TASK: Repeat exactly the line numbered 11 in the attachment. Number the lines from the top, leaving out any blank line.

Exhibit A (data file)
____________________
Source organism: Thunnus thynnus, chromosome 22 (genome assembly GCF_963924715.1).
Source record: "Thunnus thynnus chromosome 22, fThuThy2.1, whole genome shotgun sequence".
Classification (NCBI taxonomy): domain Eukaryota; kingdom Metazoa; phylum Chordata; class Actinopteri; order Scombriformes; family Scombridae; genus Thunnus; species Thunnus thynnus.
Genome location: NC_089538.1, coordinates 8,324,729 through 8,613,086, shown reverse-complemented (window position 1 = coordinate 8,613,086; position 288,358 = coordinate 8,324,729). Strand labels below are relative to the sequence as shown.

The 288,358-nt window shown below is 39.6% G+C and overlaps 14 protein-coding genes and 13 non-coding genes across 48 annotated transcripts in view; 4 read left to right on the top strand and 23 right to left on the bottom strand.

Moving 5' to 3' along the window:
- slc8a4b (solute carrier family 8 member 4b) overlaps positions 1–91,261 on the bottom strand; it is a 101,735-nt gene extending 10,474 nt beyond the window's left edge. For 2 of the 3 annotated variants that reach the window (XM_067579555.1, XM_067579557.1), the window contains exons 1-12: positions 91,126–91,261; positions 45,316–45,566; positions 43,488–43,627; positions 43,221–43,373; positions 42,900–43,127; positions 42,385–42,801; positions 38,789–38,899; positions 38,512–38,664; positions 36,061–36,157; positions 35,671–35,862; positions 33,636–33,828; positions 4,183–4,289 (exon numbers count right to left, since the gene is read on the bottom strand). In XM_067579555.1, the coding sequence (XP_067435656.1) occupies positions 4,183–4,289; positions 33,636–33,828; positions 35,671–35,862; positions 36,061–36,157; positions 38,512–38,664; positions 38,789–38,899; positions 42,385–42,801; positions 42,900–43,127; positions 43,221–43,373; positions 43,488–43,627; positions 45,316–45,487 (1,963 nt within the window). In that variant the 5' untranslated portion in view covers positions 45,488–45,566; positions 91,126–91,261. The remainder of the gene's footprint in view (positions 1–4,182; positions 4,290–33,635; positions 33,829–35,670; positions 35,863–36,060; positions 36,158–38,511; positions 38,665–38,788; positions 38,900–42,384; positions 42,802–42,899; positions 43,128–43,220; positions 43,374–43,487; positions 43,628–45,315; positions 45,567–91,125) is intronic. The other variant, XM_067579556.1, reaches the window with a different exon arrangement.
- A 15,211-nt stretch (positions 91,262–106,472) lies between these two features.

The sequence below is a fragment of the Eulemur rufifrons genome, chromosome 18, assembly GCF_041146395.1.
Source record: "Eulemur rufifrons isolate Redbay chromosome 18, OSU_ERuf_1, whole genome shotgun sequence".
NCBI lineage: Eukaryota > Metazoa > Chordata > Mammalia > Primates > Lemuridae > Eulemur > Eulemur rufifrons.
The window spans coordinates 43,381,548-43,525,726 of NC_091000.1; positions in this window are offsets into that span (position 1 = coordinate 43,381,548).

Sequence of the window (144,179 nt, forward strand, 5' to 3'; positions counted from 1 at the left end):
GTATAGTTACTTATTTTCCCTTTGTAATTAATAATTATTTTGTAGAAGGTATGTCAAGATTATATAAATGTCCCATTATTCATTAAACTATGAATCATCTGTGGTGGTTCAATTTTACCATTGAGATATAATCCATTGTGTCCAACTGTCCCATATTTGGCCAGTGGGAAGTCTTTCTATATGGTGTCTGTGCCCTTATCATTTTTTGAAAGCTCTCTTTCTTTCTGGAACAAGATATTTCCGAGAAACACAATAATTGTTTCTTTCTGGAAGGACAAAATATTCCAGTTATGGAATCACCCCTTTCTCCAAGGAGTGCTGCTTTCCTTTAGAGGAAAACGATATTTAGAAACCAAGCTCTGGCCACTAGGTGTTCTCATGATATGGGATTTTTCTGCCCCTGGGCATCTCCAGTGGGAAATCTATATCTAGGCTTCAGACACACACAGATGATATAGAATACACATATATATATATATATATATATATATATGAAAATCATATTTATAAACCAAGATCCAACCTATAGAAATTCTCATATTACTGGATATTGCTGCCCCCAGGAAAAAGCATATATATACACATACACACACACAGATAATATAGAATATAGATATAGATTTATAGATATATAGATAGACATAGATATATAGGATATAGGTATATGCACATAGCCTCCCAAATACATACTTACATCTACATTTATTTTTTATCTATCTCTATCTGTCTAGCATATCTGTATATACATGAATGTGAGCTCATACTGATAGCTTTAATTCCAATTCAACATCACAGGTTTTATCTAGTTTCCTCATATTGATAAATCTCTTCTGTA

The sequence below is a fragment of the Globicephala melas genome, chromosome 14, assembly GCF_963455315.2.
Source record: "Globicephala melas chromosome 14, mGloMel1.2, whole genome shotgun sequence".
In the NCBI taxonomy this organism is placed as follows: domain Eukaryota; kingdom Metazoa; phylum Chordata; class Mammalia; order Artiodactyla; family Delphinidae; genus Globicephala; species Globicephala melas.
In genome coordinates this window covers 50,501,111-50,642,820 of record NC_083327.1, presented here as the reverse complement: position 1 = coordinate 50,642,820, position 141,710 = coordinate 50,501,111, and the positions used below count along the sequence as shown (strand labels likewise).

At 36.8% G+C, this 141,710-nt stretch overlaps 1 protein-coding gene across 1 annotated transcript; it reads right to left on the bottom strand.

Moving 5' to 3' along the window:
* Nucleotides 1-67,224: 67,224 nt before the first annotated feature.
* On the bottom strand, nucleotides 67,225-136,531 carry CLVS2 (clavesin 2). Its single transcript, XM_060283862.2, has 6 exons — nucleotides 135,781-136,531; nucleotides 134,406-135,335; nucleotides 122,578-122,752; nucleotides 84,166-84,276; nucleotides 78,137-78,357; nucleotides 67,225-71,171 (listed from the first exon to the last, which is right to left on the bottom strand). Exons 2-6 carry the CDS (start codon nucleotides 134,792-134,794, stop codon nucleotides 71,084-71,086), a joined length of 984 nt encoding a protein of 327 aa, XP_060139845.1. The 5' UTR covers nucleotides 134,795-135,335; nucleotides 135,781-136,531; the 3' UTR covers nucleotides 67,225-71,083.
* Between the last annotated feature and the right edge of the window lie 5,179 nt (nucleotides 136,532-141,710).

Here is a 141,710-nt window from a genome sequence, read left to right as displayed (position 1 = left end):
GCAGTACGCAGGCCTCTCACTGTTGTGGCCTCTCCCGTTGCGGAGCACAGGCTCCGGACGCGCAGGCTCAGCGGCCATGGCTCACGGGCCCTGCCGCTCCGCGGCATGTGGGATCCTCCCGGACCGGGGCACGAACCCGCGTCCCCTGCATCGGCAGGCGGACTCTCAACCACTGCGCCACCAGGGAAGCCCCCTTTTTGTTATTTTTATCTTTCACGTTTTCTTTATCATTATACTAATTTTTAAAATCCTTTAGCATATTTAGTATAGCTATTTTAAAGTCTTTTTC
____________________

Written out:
NCBI lineage: Eukaryota > Metazoa > Chordata > Mammalia > Primates > Lemuridae > Eulemur > Eulemur rufifrons.